We all know that decluttering and getting organized can help us feel more relaxed, save money, and be more productive. But sometimes, it’s just really hard to get rid of stuff. Whether you’re attached to your things, feel guilty about decluttering, or feel like you’re being wasteful, the anxious feeling of having to get rid of something you might need later on is very real.
I experienced this anxious feeling last week while decluttering our pantry (yet again). I had decided that I wanted to make our most-used items more accessible. I use our mixing bowls daily, so I wanted to put them on an easy-to-reach shelf in our pantry, instead of in a lower cabinet in our kitchen. As I started to move the mixing bowls from the cabinet to the shelf, I realized just how many mixing bowls we had. Twelve!
I like to cook, but there’s no way I’m ever going to need twelve mixing bowls.
Yet, I found it really difficult to get rid of even just a few of the bowls. Some were gifts. Some were beautiful. Some were my husband’s before we got married. Some were super-useful and multi-purpose.
I was stuck. Then, I remembered the concept of “leveling.”
Joshua Becker writes about “leveling” in his book, The More of Less. When you’re practicing “leveling,” you move your excess stuff to a storage space. This frees you up to decide whether the items you’re storing away are worth keeping, and it lets you experience what it’s like to live without all of the excess stuff.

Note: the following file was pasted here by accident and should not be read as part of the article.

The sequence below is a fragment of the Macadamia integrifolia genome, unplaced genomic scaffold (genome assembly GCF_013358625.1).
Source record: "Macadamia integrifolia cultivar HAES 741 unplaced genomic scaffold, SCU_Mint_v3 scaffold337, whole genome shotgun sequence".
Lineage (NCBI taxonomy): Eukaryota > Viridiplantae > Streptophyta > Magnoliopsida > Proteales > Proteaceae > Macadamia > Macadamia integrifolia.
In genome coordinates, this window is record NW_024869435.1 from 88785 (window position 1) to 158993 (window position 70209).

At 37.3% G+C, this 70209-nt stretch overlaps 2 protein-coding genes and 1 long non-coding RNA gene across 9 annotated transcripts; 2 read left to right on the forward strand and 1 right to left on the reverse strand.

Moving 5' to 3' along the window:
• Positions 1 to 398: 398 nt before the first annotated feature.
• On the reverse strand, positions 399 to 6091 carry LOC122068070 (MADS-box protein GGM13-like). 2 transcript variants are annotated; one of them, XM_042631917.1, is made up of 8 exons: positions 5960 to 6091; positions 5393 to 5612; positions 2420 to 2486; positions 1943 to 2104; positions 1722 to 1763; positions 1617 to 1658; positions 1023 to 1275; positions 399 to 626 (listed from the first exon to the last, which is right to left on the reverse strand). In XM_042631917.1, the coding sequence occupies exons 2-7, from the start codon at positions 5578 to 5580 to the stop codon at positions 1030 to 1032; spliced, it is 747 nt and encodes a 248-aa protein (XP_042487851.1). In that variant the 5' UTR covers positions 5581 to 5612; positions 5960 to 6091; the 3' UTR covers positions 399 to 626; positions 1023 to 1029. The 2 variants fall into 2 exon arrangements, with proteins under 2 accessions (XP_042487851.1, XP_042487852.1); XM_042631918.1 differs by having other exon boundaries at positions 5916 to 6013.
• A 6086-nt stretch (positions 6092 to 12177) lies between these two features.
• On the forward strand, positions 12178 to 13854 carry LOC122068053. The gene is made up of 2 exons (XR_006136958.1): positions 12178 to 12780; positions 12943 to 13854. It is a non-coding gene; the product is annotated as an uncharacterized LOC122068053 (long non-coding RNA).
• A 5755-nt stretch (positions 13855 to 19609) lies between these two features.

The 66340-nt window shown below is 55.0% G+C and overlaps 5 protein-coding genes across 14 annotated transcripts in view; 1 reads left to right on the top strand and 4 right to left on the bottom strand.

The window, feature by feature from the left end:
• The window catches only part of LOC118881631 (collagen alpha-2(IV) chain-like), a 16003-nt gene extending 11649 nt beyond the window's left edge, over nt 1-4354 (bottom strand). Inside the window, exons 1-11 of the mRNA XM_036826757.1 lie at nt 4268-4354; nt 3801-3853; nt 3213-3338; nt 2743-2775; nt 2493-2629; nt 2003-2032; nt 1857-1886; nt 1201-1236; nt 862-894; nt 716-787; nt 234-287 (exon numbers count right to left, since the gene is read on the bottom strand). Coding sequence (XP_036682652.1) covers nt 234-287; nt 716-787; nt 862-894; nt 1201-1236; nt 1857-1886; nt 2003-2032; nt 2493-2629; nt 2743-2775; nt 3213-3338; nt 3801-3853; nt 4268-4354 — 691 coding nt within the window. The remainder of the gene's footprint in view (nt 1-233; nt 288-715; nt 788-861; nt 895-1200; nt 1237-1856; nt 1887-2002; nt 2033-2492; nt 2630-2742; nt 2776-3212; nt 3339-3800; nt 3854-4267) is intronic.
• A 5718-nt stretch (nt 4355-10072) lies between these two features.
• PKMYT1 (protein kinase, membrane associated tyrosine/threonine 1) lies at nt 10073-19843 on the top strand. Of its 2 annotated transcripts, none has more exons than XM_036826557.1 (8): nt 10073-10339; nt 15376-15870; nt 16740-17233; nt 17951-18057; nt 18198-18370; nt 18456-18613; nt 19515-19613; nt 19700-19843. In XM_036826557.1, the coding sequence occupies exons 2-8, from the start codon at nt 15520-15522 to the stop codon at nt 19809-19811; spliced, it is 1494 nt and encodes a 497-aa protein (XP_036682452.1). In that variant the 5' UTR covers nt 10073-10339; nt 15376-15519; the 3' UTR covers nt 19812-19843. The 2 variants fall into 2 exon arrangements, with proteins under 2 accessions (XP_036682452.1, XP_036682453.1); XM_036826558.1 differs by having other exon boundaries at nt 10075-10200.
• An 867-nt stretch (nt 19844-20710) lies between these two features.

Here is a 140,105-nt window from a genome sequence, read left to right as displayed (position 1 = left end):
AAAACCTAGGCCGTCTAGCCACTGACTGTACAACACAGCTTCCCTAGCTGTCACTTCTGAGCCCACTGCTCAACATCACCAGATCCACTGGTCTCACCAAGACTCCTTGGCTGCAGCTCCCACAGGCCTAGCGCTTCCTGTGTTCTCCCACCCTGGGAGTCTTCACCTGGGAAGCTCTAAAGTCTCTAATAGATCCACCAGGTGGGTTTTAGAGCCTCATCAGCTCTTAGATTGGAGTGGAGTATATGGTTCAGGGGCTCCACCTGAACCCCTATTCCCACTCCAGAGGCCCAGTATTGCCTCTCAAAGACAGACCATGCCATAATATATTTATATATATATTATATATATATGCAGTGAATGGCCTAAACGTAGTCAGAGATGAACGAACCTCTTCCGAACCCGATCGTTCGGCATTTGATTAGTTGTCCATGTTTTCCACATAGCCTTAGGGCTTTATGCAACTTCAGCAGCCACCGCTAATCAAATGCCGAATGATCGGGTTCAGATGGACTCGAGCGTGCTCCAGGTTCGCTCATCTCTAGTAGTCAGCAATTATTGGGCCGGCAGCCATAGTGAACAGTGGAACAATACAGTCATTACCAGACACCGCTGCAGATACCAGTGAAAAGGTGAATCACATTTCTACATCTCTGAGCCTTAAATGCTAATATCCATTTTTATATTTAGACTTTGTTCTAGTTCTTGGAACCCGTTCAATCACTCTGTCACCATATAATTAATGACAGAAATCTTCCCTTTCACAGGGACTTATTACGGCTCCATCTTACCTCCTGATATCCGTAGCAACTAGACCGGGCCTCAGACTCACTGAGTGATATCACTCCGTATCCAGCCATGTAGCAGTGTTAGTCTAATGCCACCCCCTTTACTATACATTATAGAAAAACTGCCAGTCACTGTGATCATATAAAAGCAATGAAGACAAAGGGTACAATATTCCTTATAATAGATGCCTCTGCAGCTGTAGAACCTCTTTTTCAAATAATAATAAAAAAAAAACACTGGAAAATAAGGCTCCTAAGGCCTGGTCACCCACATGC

I decided to do some “leveling” myself. I packed up all of the bowls except for the super-useful ones, and my husband’s bowls, and I put the box in a closet. It’s been a week, and so far I’ve done just fine with only six bowls. 😉
The Power of Leveling
In The More of Less, Becker tells the story of a young lady who wanted to travel the world. She had a location-independent job, and she could work from anywhere she wanted. However, instead of taking advantage of the opportunity to travel, she was stuck. She had an apartment full of stuff that she couldn’t bring herself to leave.
Becker suggested that she practice “leveling” and put all of her stuff in storage. That way, she could travel the world, and not have to worry about getting rid of all of her things. When she came back from her travels, she probably wouldn’t even miss most of her stuff.
Anyone can practice “leveling.” Want to minimize your wardrobe? Try a capsule wardrobe trial run. Tired of your dining room being taken over by craft supplies? Box it up and see if you really miss the stuff.
Experiment with Less
Becker also suggests experimenting with less. Challenge yourself to go 29 days without using a certain item you might want to get rid of. If you can live without it for 29 days, you probably don’t need it. By experimenting with less, you can give yourself the experience of not having the stuff you want to declutter. If, after 29 days, you find that you don’t need the item any more, you can get rid of it with confidence. If, during the 29 days you find that you need the items, you can decide to keep them.
The More of Less includes tons of stories, inspiration, and ideas to help you declutter, scale back, and focus on what is truly important for you. If you’ve ever wanted to scale back and minimize, this book is a good guide for helping you do it in a realistic way.
I received this book from Blogging for Books for this review.
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